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Cinematic Connectivity in Making Contact (1985)

Forget Stranger Things; if you want Steven Spielberg’s greatest hits shamelessly condensed into a swift 75 minute package, look no further than Making Contact (1985), an early entry in the career of German filmmaker Roland Emmerich. Emmerich is recognized for his work on sci-fi mega-hits Universal Soldier (1992); Stargate (1994); Independence Day (1996); and The Day After Tomorrow (2004) among others. Despite astronomical financial success, he maintains an uneven filmography littered with critical misfires, notably his misguided Godzilla (1998), and Independence Day: Resurgence (2016), a recent sequel that failed to capture the attention of the original’s fans. Throughout his career, Emmerich has maintained an enthusiasm for genre spectacle and Making Contact was his first serious attempt at invoking the dark children’s fantasy films that inspired him.

Making Contact didn’t make much of an initial impression upon release, but is occasionally recalled as a cherished nostalgic remnant by those who discovered it on VHS. Kino Lorber has given this little-known curiosity the Blu-ray treatment, so those who harbor a fondness for the film should be pleased that a high-definition version now exists. This release is the heavily cut 79 minute North American theatrical version, and though it’s a shame that the full 98 minute German/Austrian version entitled Joey failed to show up in this format, Kino has diligently provided a good looking and sounding product for fans and collectors. It’s the only option for high quality picture aside from an out-of-print 2-disc DVD full cut release by Anchor Bay in 2002.

After the death of his father, Joey (Joshua Morrell), a misfit nine year old boy, experiences strange phenomena. He receives calls through a toy telephone from an otherworldly presence claiming to be his father. Joey exhibits strange telekinetic abilities that may be precipitated by trauma. He uses his abilities in ways the viewer might expect, acting out against his grieving mother and putting school bullies in their places. He encounters a malicious animated ventriloquist’s dummy named Fletcher who warns Joey that the spirit he’s been communicating with is not his father at all, but a dead magician who practiced dark arts and seeks to commit evil deeds through Joey. A team of researchers try to make sense of the events while the children of the community are left to deal with extraordinary happenings resulting from Joey’s gifts. Joey must battle the supernatural force manifesting through him by entering its evil realm.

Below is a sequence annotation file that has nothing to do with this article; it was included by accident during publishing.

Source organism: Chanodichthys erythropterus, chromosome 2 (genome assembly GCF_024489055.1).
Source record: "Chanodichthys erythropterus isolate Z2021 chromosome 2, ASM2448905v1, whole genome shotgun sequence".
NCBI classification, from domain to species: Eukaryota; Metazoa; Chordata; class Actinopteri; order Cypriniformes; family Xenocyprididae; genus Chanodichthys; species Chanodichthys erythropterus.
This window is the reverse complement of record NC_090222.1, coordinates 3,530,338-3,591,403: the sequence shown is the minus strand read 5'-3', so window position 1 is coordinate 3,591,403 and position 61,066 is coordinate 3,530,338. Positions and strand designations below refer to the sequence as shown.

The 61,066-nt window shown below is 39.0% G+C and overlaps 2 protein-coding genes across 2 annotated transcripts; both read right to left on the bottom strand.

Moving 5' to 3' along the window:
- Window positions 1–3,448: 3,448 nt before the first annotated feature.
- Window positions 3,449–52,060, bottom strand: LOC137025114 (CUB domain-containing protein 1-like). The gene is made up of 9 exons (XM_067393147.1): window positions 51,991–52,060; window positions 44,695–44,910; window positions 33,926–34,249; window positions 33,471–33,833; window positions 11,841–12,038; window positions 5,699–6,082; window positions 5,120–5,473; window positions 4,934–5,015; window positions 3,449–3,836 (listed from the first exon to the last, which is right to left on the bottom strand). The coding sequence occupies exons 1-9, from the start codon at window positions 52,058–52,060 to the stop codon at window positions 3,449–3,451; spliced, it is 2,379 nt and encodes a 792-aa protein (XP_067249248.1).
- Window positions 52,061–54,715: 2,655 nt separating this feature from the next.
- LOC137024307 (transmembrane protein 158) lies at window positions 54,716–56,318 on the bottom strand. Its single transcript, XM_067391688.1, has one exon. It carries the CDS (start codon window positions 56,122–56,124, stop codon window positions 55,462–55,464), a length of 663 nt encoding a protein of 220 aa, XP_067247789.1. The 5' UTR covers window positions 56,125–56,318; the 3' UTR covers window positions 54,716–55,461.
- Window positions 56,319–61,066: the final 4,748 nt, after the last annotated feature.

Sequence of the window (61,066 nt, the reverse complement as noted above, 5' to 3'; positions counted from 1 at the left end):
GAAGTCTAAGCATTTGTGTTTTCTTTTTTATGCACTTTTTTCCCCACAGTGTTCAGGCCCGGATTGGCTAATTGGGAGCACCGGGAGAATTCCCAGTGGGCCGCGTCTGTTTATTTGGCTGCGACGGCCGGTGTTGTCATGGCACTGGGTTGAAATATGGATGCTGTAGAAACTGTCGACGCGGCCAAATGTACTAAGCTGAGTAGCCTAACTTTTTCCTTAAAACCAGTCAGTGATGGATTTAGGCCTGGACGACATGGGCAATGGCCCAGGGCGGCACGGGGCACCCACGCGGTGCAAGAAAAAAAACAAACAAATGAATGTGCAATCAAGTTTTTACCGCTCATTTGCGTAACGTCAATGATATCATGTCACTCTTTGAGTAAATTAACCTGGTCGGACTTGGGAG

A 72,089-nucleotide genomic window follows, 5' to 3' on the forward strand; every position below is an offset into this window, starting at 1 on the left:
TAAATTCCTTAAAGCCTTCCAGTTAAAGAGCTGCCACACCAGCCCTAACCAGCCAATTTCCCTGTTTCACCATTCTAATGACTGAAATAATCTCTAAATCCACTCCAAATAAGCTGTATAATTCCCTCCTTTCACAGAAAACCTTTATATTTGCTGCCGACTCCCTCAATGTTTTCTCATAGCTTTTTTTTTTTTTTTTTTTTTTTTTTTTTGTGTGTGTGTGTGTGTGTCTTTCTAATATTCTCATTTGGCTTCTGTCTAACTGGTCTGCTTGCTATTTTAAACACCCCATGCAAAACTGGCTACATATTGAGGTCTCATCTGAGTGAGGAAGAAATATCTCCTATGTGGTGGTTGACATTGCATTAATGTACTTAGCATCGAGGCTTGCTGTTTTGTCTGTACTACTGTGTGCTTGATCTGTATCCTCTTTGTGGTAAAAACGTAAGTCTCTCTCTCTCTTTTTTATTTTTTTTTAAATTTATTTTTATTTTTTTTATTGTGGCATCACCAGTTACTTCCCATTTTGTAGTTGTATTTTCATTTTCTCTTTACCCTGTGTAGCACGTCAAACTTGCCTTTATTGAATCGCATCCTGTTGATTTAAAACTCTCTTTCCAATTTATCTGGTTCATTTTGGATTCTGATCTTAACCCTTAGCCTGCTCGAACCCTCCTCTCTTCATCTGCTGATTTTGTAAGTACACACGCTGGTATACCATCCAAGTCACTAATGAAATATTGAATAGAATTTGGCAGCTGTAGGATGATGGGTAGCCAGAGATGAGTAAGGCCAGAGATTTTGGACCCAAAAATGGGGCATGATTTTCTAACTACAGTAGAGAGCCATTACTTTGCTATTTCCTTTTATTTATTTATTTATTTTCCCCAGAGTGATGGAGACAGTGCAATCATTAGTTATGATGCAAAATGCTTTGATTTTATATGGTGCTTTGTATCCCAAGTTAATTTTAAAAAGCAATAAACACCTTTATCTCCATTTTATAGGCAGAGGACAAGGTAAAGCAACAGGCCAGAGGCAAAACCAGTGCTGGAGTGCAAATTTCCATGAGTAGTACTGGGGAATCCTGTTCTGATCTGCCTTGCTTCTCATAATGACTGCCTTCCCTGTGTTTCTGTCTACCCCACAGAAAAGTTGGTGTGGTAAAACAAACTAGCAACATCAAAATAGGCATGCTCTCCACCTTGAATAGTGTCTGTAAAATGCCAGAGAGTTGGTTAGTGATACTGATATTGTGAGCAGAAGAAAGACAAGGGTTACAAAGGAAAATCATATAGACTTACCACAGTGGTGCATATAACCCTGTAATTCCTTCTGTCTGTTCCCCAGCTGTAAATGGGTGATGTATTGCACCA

Making Contact exhibits potential as a coming-of-age film utilizing fantasy to address issues of loss. Unfortunately, Emmerich and his team aren’t interested in developing the inherent themes. It’s a convoluted, unfocused effort, most likely the result of having at least four screenwriters (including Emmerich) take a pass at the script, all of whom obviously love Star Wars and Close Encounters of the Third Kind, but can’t blend their influences cohesively. Structurally, the film meanders without an identify, trying too hard to hit all the notes of its forebears like E.T. the Extra-Terrestrial (1982); Firestarter (1984); and especially Poltergeist (1982), the film to which it owes most of its DNA. The result is a haphazard collection of set pieces designed to thrill, but lacking any emotional resonance. A huge problem is that Emmerich shows his hand too early, Joey experiencing supernatural anomalies almost immediately after the opening funeral scene. There is little time to set the appropriate tone, nor is there an effort to cultivate any semblance of mystery or child-like wonder so necessary for viewer connection. The biggest obstacle to overcome is the lack of emotional core, and though the film moves swiftly without much exposition, the pace is at the expense of developing ideas. It’s possible these are the elements that are missing from the theatrical cut, but no deleted scenes appear on the disc to compare.